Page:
There is no God else but me; a just God and a Saviour; there is none beside me. Look unto me, and be ye saved, all the ends of the earth: for I am God, and there is none else.
MARTYN LLOYD-JONES (1899-1981): The Gospel of Jesus Christ is not one of a number of theories and teachings and philosophies confronting the world. It is unique, it stand absolutely alone.
MATTHEW HENRY (1662-1714): The Christian religion is a revealed religion, has its rise in heaven; it is a religion from above, given by inspiration of God, not [by] the learning of philosophers.
C. H. SPURGEON (1834-1892): Systems of infidelity pass away like a dew-drop before the sun, for God says, “I am God, and beside me there is none else.” This Bible is the stone that shall break in powder philosophy; this is the mighty battering ram that shall dash all systems of philosophy in pieces.
MARTYN LLOYD-JONES: The Bible is not one book among many books. It is God’s Book, it is a unique Book, it is the Book, standing apart from all the others. We must emphasize this because it is the whole basis of the Christian faith.
Furthermore it seems clear to me that we have got to spell out much more clearly the whole notion of revelation…We have got exclude the notion that men have arrived the truth as a result of searching and thinking, or by means of philosophy. We must affirm that it is entirely given, that “holy men of God spake as they were moved by the Holy Ghost,” 2 Peter 1:21, or, as Paul is constantly reminding his readers, that his gospel is not his own: For I neither received it of man, neither was I taught it, but by the revelation of Jesus Christ, Galatians 1:12.
GEORGE SMEATON (1814-1889): One of the great and far-reaching questions raised among us is: Are we to take Scriptures as a supernatural production of the Holy Spirit? And are we to believe on the authority of Scripture as a Revelation? What was once deemed axiomatic is turned into a question for debate.
MARTYN LLOYD-JONES: What Paul calls “philosophy and vain deceit.” And never was there a time when the warning against that was more needed than the present time—philosophy and vain deceit. The question of ultimate authority, the basis on which we stand. Put in one phrase, perhaps we can put it like this: The question we have to ask ourselves is, ‘when we come to the Bible, do we come to discover whether it is true or not? Or, whether believing that it is true because it is the Word of God, are we only concerned about its meaning?’
RICHARD BAXTER (1615-1691): Common reason tells us that we must first have a general proof that Scripture is God’s Word, and argue [from] thence to the verity of the parts, and not begin with a particular proof of each part. It seems you would argue thus: This and that text of Scripture are true, therefore they are God’s Word. But reason telleth you that you should argue thus: This is God’s Word, therefore it is true.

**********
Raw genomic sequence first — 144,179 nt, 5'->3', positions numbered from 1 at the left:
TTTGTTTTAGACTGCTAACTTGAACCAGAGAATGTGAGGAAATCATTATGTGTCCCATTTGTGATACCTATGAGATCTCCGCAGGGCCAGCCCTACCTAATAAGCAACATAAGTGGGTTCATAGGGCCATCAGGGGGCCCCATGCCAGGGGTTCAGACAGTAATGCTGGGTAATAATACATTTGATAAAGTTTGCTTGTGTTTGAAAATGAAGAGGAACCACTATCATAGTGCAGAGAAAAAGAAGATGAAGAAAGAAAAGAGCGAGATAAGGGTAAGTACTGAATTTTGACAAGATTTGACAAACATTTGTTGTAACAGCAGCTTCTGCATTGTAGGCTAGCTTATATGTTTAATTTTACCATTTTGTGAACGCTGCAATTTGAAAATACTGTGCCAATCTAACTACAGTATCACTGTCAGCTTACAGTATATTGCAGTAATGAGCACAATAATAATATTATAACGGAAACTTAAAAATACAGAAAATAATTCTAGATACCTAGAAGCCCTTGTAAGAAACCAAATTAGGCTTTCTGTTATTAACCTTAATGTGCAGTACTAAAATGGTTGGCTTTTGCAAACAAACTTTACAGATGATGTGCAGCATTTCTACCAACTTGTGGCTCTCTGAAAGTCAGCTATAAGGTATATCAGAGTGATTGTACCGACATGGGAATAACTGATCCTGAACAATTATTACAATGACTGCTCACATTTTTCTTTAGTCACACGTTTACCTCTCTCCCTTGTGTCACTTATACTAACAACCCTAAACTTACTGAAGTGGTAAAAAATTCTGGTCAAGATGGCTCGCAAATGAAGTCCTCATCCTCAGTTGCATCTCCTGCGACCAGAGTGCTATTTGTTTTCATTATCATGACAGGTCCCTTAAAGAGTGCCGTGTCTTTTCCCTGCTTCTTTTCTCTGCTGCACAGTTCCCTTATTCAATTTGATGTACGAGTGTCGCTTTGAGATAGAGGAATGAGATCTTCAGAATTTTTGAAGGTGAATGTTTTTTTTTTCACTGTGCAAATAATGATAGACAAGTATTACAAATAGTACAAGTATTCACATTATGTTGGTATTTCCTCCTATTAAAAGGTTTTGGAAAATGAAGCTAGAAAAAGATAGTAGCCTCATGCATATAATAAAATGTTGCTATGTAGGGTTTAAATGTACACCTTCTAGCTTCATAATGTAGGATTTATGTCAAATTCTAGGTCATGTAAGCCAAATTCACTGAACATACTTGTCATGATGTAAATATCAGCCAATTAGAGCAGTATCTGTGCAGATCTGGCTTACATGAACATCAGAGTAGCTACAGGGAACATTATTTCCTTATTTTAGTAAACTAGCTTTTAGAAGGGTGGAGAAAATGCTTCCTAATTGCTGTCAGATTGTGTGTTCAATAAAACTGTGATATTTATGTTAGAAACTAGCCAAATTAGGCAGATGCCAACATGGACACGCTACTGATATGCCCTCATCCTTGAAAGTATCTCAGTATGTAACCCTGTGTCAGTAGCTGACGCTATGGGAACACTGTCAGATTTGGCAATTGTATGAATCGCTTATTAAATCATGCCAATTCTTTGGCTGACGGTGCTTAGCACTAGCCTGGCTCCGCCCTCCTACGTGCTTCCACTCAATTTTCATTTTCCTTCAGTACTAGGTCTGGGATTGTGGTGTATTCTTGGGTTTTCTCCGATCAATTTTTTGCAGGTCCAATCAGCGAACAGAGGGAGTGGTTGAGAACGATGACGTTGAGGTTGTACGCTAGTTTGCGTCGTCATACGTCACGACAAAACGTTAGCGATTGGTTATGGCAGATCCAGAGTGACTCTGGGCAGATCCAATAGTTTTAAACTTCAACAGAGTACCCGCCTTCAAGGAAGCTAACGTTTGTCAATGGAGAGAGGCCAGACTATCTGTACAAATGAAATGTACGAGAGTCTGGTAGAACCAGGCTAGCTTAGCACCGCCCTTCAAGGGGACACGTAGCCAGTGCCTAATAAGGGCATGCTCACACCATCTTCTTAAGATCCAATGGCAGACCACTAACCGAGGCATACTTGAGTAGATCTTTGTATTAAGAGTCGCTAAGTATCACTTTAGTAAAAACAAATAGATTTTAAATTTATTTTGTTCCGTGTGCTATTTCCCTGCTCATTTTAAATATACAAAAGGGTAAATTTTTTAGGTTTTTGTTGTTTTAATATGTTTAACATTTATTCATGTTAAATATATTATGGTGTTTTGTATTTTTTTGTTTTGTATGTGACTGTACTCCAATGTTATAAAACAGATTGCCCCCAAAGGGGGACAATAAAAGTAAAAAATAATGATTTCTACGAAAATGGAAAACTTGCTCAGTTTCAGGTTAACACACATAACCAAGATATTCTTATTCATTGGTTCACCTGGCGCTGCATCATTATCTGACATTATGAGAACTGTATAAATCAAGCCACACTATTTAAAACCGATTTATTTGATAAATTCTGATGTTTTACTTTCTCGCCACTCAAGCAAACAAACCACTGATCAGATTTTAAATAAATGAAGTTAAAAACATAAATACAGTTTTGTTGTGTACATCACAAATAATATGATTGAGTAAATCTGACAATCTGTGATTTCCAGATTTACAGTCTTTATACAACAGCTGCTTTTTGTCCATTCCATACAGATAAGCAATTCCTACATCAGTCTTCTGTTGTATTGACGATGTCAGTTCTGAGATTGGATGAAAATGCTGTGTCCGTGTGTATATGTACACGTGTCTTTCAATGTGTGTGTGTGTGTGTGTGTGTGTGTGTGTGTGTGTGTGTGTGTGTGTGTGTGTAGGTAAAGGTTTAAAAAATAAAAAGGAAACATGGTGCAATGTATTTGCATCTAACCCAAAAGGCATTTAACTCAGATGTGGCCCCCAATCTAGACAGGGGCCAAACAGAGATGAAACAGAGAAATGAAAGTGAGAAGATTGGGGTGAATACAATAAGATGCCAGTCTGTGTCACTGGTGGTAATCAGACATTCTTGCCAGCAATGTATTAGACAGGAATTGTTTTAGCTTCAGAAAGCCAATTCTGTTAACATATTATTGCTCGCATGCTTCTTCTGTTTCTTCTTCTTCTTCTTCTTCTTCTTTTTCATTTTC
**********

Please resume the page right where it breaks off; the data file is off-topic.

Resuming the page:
MARTYN LLOYD-JONES: Now there is a very good way of dividing this matter. Those who approach these things philosophically, they come to discover what is true here, and what isn’t true. They sit in judgment upon it. And they decide that certain things are not true, they reject them. That’s the danger of philosophy. We should come to the Bible knowing that it is true, and our only business is to try and discover the meaning. The moment you think that you can decide and determine what is true and what isn’t, you succumb to the wiles of the devil.
C. H. MACKINTOSH (1820-1896): This is precisely what the devil has been aiming at from the very beginning, and it is what he is aiming at now. He wants to remove from beneath our feet the solid rock of divine revelation, and to give us instead the sandy foundation of human authority.
GEORGE SMEATON: A surrender of Biblical Revelation is fatal.
MARTYN LLOYD-JONES: The ultimate problem is always the problem of authority. What is the ultimate authority with respect to truth? This is absolutely fundamental. According to the teaching of the Bible from beginning to end our supreme authority is God’s revelation. Here is the great watershed that determines a man’s whole position in these matters. We are either trusting entirely and exclusively to the revelation which God has been graciously pleased to give; or else ultimately we are trusting to our own ability, our own knowledge, our own understanding.
C. H. MACKINTOSH: We do not need evidences from man to prove the truth of God’s Word. That Word carries its own powerful evidences with it. To suppose that we require human testimony to prove that God’s Word is true, is to imply that man’s word is more valid, more trustworthy, more authoritative, than the Word of God…We call the special attention of the reader to this point. It concerns the integrity of Holy Scripture. The grand question is this, Is God’s Word sufficient or not? Do we really want man’s authority to make us sure that God has spoken? Far be the thought! This would be placing man’s word above God’s Word, and thus depriving us of the only solid ground on which our souls can lean.
C. H. SPURGEON: The truth of God we will maintain as the truth of God, and we shall not retain it because the philosophic mind consents to our doing so.
THOMAS MANTON (1620-1677): In philosophy, man speaketh to us by the evidence of reason; in the Scripture, God speaketh to us by way of sovereign authority.
LORD SHAFTESBURY (1801-1885): Revelation is addressed to the heart, and not to the intellect.
MARTYN LLOYD-JONES: We speak because we have a revelation. The Bible does not provide us with a theory, a speculation, an attempt to arrive at truth.
C. H. SPURGEON: If the revelation of God were not enough for our faith, what could we add to it?
C. H. MACKINTOSH: I believe because God has spoken, Faith rests upon divine revelation, not on human feelings or human reasonings. “It is written” is quite sufficient for faith. It can do with nothing less, but it asks nothing more.